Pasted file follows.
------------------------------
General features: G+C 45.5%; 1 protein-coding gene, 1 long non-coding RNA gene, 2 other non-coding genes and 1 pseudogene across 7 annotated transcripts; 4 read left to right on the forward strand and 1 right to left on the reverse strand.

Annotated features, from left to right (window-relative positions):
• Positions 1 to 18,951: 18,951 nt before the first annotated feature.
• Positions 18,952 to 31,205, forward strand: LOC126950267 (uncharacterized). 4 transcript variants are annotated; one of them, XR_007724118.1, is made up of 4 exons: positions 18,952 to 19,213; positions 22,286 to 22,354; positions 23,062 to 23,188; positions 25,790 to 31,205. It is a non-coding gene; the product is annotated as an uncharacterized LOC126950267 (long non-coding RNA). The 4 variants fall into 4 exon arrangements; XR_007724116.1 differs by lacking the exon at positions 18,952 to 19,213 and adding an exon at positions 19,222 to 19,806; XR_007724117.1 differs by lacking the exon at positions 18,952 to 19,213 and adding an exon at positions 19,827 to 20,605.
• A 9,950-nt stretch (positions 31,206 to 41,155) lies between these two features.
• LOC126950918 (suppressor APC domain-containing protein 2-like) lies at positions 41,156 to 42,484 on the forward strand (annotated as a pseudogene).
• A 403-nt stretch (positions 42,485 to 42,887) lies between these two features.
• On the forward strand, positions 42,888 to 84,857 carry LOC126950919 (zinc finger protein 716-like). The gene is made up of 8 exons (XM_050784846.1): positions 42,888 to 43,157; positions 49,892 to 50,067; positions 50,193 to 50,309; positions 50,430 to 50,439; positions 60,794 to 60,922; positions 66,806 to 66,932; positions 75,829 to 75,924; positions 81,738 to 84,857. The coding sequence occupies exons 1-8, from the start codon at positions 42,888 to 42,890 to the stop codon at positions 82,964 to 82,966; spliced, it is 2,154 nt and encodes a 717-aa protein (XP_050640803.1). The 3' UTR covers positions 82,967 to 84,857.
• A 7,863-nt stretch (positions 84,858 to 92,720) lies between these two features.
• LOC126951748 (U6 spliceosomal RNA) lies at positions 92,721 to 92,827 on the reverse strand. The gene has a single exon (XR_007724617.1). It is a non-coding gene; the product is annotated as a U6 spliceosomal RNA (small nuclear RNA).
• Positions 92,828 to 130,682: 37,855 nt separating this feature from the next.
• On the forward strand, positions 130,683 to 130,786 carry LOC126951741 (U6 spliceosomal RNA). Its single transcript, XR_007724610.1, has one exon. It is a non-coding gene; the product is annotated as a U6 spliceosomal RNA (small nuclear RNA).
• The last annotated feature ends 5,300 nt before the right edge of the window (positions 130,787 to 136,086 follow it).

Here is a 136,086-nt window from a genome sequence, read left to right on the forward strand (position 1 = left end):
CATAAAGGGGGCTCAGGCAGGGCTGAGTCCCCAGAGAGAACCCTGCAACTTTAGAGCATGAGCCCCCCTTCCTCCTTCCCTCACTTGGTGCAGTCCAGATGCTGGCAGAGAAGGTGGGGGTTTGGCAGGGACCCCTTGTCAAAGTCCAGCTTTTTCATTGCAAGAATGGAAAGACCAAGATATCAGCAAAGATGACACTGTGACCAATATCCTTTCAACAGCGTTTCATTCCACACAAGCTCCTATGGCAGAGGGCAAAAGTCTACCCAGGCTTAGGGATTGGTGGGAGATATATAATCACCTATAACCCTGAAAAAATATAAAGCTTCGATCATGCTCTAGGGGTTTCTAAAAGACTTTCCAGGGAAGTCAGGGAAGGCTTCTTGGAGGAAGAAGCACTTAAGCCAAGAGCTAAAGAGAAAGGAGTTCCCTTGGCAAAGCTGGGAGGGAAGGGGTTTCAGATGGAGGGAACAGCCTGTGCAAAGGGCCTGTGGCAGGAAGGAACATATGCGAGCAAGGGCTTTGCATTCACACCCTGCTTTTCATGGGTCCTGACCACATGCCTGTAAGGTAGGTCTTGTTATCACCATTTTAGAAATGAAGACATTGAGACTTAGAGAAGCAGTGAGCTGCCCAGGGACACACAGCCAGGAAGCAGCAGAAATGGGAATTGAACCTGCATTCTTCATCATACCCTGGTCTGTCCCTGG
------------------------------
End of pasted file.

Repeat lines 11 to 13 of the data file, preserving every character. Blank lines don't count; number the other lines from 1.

• Positions 92,828 to 130,682: 37,855 nt separating this feature from the next.
• On the forward strand, positions 130,683 to 130,786 carry LOC126951741 (U6 spliceosomal RNA). Its single transcript, XR_007724610.1, has one exon. It is a non-coding gene; the product is annotated as a U6 spliceosomal RNA (small nuclear RNA).
• The last annotated feature ends 5,300 nt before the right edge of the window (positions 130,787 to 136,086 follow it).